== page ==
I will give you 2 real examples — I had many salespeople who were fearful of contacting CEOs and executive leaders and it wasn’t until I explained the precise roles of each executive in the business that they understood that senior executives have the most motivation to ensure the success of their companies…because their livelihoods depend on it, more so than other employees.

And they will listen to anyone who can help them succeed…but you have to approach them in the right way and with the right understanding, by specifically tailoring your compelling value proposition to their needs and in their language.

I also had a very disgruntled salesperson who was losing deals to the competition on an almost daily basis because they were undercutting our prices.

I had to draw up a chart to explain the math behind each and every deal and how they were losing money on each and every deal. This did nothing to ease the pain of losing deals and ultimately commissions, but when the agency went out of business because they ran out of cash, it showed the reasoning for our own margins and why we were not going to reduce them simply due to a few cost-leadership focussed companies.

Again, use your imagination and make the experience exciting and fun!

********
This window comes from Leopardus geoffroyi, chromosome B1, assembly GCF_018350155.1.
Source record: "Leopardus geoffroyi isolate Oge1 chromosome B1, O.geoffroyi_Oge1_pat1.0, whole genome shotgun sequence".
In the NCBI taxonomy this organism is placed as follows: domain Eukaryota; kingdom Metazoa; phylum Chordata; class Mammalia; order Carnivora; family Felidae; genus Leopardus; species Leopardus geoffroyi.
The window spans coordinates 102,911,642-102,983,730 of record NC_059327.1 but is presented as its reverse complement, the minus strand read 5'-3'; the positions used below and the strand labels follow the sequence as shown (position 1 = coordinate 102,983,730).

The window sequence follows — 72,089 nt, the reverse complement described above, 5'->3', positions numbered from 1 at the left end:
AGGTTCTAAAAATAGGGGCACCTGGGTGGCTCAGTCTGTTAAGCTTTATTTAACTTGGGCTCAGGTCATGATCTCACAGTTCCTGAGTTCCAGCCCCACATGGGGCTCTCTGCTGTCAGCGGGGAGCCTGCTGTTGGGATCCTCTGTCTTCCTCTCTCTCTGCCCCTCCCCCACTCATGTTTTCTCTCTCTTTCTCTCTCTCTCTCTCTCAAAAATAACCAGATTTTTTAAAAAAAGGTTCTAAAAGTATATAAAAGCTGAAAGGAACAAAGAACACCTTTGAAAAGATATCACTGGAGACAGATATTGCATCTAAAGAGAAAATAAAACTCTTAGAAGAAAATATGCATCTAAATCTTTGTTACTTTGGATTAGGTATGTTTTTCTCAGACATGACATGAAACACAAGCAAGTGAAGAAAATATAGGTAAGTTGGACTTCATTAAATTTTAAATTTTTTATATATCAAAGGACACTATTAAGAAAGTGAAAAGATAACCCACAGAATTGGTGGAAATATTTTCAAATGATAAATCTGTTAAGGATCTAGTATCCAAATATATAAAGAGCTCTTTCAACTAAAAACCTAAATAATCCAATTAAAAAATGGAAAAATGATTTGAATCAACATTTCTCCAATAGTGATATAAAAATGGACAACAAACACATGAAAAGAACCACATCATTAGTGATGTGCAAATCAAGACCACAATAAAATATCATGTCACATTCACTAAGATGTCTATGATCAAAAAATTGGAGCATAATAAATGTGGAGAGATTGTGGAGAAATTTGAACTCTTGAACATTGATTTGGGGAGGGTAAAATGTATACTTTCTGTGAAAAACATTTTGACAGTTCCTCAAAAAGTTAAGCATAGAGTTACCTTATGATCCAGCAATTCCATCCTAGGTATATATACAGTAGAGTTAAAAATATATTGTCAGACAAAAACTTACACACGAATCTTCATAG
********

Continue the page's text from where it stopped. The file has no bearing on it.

Once you step away from the normal realms and processes of sales training, you should never run out of ideas.

Salespeople are born…we are all born with the ability to enjoy the greatest success in sales, or any other discipline that we choose — it is up to the individual to supply the passion for learning and the teacher, although I hate the use of the term, to make the experience both exciting and enjoyable.

From my own life experiences, I have to say that I have learned more when I was relaxed and the training sessions were informal, just like my experiences in learning Russian martial arts and Spanish than I have in structured learning environments.

But I also cannot say that disciplined and structured environments don’t work, because I started from that perspective.

Whatever your views, try the ideas I have put forward in this article and let me know how you get on.

If you need help with training your staff and in any aspect of sales, then please get in touch with me:


Neil Franklin

Neil Franklin-Entrepreneur

Last modified: June 7, 2021